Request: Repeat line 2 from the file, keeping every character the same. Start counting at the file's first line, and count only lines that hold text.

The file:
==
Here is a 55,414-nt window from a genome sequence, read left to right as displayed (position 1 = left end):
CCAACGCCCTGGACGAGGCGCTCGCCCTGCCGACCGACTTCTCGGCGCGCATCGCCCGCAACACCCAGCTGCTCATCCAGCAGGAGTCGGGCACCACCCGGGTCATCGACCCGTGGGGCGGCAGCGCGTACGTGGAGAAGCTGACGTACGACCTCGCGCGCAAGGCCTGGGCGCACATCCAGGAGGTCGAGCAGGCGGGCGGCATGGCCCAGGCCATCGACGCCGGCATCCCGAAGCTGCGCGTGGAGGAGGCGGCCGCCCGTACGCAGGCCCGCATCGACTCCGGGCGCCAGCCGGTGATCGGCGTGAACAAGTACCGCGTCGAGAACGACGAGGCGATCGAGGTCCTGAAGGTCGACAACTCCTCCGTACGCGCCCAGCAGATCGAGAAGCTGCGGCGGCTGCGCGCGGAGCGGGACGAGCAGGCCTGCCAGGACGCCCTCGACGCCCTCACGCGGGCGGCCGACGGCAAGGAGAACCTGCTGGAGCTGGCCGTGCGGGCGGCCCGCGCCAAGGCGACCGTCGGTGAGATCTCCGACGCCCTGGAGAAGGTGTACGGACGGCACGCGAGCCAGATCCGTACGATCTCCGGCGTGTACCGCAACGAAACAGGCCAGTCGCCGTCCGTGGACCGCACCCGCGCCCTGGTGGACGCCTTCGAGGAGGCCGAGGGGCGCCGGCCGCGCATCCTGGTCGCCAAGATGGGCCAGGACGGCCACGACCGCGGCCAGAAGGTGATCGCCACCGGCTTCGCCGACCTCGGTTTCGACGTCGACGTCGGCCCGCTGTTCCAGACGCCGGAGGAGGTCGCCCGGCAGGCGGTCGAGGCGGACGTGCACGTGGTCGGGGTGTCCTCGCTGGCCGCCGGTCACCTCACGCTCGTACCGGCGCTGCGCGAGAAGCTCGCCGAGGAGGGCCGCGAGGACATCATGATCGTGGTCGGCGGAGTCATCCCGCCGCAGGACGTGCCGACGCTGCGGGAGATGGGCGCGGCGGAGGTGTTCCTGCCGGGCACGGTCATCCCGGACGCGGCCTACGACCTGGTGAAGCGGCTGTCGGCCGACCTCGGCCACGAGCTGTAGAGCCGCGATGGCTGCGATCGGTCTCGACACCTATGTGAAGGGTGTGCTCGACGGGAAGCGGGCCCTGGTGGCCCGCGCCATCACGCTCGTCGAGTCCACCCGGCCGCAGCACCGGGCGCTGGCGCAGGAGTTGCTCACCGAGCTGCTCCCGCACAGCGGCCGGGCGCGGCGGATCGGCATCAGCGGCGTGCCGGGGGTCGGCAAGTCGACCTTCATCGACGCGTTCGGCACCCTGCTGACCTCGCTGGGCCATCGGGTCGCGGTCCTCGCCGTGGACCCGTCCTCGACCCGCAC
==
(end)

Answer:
CCAACGCCCTGGACGAGGCGCTCGCCCTGCCGACCGACTTCTCGGCGCGCATCGCCCGCAACACCCAGCTGCTCATCCAGCAGGAGTCGGGCACCACCCGGGTCATCGACCCGTGGGGCGGCAGCGCGTACGTGGAGAAGCTGACGTACGACCTCGCGCGCAAGGCCTGGGCGCACATCCAGGAGGTCGAGCAGGCGGGCGGCATGGCCCAGGCCATCGACGCCGGCATCCCGAAGCTGCGCGTGGAGGAGGCGGCCGCCCGTACGCAGGCCCGCATCGACTCCGGGCGCCAGCCGGTGATCGGCGTGAACAAGTACCGCGTCGAGAACGACGAGGCGATCGAGGTCCTGAAGGTCGACAACTCCTCCGTACGCGCCCAGCAGATCGAGAAGCTGCGGCGGCTGCGCGCGGAGCGGGACGAGCAGGCCTGCCAGGACGCCCTCGACGCCCTCACGCGGGCGGCCGACGGCAAGGAGAACCTGCTGGAGCTGGCCGTGCGGGCGGCCCGCGCCAAGGCGACCGTCGGTGAGATCTCCGACGCCCTGGAGAAGGTGTACGGACGGCACGCGAGCCAGATCCGTACGATCTCCGGCGTGTACCGCAACGAAACAGGCCAGTCGCCGTCCGTGGACCGCACCCGCGCCCTGGTGGACGCCTTCGAGGAGGCCGAGGGGCGCCGGCCGCGCATCCTGGTCGCCAAGATGGGCCAGGACGGCCACGACCGCGGCCAGAAGGTGATCGCCACCGGCTTCGCCGACCTCGGTTTCGACGTCGACGTCGGCCCGCTGTTCCAGACGCCGGAGGAGGTCGCCCGGCAGGCGGTCGAGGCGGACGTGCACGTGGTCGGGGTGTCCTCGCTGGCCGCCGGTCACCTCACGCTCGTACCGGCGCTGCGCGAGAAGCTCGCCGAGGAGGGCCGCGAGGACATCATGATCGTGGTCGGCGGAGTCATCCCGCCGCAGGACGTGCCGACGCTGCGGGAGATGGGCGCGGCGGAGGTGTTCCTGCCGGGCACGGTCATCCCGGACGCGGCCTACGACCTGGTGAAGCGGCTGTCGGCCGACCTCGGCCACGAGCTGTAGAGCCGCGATGGCTGCGATCGGTCTCGACACCTATGTGAAGGGTGTGCTCGACGGGAAGCGGGCCCTGGTGGCCCGCGCCATCACGCTCGTCGAGTCCACCCGGCCGCAGCACCGGGCGCTGGCGCAGGAGTTGCTCACCGAGCTGCTCCCGCACAGCGGCCGGGCGCGGCGGATCGGCATCAGCGGCGTGCCGGGGGTCGGCAAGTCGACCTTCATCGACGCGTTCGGCACCCTGCTGACCTCGCTGGGCCATCGGGTCGCGGTCCTCGCCGTGGACCCGTCCTCGACCCGCAC